Explore the island’s rugged West End
Away from the beaches and lively buzz of the main settlement, around the sandy coast and rolling swell, you’ll find Wadjemup / Rottnest Island’s West End.
Connected to the main part of the island by a narrow neck of land (aptly named Narrow Neck), West End is Wadjemup’s westernmost point, with nothing beyond it but the vast Indian Ocean.
A place of contrasts, West End is alternately whipped by strong winds coming in off the ocean, and embraced by calming breezes as the swell goes down. Its ancient rocky coastline has little protection from the elements, leaving it feeling more rugged than the rest of the island.
Look around and you’ll discover
Unobstructed sunsets over the Indian Ocean
Long-nosed fur seals lazing around at Cathedral Rocks
Migrating whales breaching the waves further off the coast
The scenic Ngank Wen Bidi
Where to find West End
West End feels like a world away from the main settlement. At over two hours to walk, it’s not recommended to get there by foot unless you’re hiking. Alternatively, you can jump on a bike and do the 10 km ride in around 30 minutes, right through the centre of the island.
Immerse yourself in the natural landscape
There’s plenty to explore at West End.
The Ngank Wen Bidi section of the Wadjemup Bidi threads around the coast, allowing you to visit some of the island’s most secluded places. The 7.8 km trail loops around from Narrow Neck to Cape Vlamingh and back. One particular section of the trail leads down to Cathedral Rocks, and tells Nyitting (Dreamtime) stories through interpretive artwork and audio yarns.
At Cape Vlamingh, 120 metres of elevated boardwalk brings you closer to nature, weaving carefully around the natural habitat. Constructed from environmentally friendly materials, including recycled plastics, the suspended path helps protect the fragile limestone cliffs.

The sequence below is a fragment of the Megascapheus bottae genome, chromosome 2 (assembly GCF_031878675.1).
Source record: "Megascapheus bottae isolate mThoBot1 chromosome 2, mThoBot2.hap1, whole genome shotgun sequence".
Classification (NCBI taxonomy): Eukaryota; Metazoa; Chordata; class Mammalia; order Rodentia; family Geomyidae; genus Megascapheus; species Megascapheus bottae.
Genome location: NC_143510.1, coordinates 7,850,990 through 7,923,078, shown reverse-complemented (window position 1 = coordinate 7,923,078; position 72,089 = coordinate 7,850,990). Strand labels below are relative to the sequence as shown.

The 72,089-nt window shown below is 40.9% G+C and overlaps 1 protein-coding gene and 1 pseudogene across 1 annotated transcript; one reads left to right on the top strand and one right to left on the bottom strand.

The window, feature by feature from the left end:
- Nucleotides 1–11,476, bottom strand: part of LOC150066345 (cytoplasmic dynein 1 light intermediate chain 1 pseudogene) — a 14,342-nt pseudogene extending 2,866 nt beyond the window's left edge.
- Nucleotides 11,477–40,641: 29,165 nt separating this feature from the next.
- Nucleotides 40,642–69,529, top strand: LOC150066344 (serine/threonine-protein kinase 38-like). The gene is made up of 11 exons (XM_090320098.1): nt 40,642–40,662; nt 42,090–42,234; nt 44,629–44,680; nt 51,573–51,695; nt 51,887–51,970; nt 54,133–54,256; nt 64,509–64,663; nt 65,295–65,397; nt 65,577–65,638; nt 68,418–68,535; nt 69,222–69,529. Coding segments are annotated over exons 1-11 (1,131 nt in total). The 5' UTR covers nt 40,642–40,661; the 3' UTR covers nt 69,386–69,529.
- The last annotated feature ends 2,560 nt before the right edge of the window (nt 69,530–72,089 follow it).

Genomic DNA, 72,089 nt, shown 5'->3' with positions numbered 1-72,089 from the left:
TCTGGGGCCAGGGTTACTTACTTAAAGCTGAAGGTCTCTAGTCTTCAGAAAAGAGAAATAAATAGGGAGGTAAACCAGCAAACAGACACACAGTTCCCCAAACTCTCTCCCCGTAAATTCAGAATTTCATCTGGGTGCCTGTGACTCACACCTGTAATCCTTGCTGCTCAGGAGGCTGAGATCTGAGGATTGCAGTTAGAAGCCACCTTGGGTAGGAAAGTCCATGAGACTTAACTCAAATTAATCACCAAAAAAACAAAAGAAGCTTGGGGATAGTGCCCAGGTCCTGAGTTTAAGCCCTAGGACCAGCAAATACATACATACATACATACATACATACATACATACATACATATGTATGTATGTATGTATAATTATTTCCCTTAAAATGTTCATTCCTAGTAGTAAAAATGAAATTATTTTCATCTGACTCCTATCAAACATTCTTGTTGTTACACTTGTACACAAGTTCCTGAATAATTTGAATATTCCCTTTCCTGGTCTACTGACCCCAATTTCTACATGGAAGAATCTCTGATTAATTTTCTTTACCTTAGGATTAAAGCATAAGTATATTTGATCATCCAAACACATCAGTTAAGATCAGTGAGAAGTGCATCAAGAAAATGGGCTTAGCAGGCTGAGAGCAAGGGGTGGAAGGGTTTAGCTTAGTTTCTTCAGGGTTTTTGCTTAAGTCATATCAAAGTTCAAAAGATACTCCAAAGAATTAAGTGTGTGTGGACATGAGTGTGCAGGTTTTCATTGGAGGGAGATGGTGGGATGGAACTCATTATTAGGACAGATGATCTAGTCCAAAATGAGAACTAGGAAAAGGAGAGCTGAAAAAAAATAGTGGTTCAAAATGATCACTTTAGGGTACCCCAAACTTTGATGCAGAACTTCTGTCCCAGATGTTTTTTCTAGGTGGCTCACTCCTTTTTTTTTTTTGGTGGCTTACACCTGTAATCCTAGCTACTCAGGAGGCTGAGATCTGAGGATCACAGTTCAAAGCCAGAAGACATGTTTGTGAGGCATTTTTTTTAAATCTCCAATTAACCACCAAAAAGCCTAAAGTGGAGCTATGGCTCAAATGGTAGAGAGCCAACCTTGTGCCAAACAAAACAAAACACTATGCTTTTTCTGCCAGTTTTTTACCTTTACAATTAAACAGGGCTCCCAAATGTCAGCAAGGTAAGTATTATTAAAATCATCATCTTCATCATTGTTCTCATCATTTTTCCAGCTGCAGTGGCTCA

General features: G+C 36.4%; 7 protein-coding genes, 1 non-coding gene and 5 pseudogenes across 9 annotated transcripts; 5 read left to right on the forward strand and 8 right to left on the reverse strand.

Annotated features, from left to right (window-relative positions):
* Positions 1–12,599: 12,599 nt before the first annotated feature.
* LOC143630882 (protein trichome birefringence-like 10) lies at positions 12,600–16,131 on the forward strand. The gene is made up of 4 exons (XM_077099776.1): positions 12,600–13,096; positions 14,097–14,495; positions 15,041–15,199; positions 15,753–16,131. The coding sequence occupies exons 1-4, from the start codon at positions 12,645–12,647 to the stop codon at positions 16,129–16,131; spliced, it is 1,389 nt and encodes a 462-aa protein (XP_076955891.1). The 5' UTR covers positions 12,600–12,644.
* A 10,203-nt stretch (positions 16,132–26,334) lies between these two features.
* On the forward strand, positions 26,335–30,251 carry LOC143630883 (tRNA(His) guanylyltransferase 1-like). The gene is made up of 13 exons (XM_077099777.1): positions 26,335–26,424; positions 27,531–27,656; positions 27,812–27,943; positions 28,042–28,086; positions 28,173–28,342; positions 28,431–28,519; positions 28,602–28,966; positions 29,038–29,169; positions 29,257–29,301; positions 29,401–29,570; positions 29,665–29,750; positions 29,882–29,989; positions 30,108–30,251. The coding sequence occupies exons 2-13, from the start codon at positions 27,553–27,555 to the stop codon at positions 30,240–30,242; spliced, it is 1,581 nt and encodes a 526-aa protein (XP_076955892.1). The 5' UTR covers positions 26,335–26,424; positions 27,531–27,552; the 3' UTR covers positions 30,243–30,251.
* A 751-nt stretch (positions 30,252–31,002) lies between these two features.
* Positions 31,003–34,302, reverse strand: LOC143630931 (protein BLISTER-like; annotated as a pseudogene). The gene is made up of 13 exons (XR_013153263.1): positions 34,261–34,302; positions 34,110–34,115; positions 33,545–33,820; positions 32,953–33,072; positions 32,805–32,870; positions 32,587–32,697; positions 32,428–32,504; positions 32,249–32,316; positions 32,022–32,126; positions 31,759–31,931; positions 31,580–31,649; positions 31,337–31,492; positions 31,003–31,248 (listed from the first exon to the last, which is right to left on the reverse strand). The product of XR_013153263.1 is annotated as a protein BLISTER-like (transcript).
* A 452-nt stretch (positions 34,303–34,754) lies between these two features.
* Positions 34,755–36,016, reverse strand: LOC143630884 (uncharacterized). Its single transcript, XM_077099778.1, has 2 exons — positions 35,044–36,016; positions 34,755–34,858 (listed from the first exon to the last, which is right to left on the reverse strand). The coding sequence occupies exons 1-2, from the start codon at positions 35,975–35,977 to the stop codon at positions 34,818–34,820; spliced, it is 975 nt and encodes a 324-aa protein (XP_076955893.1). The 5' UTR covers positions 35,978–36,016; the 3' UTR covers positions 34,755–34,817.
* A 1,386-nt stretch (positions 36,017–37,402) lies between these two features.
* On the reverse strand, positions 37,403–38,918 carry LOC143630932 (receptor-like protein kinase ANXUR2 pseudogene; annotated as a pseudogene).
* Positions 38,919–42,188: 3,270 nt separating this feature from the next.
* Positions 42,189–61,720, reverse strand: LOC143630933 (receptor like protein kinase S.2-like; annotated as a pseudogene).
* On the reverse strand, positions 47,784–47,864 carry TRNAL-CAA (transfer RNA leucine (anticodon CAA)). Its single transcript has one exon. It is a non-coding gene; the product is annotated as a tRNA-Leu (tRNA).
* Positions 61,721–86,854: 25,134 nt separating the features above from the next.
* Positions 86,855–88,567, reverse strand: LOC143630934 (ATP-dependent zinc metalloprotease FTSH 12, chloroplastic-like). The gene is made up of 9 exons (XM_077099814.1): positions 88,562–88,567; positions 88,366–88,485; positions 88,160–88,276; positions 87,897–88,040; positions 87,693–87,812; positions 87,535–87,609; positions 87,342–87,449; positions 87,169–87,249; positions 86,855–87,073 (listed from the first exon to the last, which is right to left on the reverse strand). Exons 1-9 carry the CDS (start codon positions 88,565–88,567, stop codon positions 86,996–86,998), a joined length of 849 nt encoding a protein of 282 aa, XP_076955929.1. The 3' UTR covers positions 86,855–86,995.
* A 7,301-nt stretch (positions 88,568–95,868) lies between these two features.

While you can’t set foot on these rocky cliffs, they’re home to an abundance of animals, many not seen elsewhere around the island. There’s an important breeding ground and nesting site for wedge-tailed shearwaters. The iconic yoorndoordoo, or osprey, soars over the West End’s coastal ridges, nesting in large stacks at Fish Hook Bay.
Down in the water you can watch pods of dolphins frolicking in the waves off Cape Vlamingh. Cathedral Rocks plays home to a colony of long-nosed fur seals, who enjoy sunning themselves on the rocks. And from August to December, when you look further out to sea, you might spot the telltale spray of water from migrating humpback whales.
Frequently Asked Questions
While secluded, West End has a number of facilities available for visitors, with public toilet facilities at Narrow Neck and Cape Vlamingh. Wheelchair access is available at some of West End’s key locations, including the Cathedral Rocks Viewing Platform, and along the West End boardwalk. There’s even a coffee caravan, Lexi’s on Rotto, located at the Island Explorer bus stop, for those in need of a caffeine fix or restorative bite to eat.
The marine area surrounding the West End headland is protected under fisheries legislation as a Demersal Sanctuary Zone. This means that all bottom-dwelling marine species are protected in this sanctuary; however, fishing for pelagic species is permitted.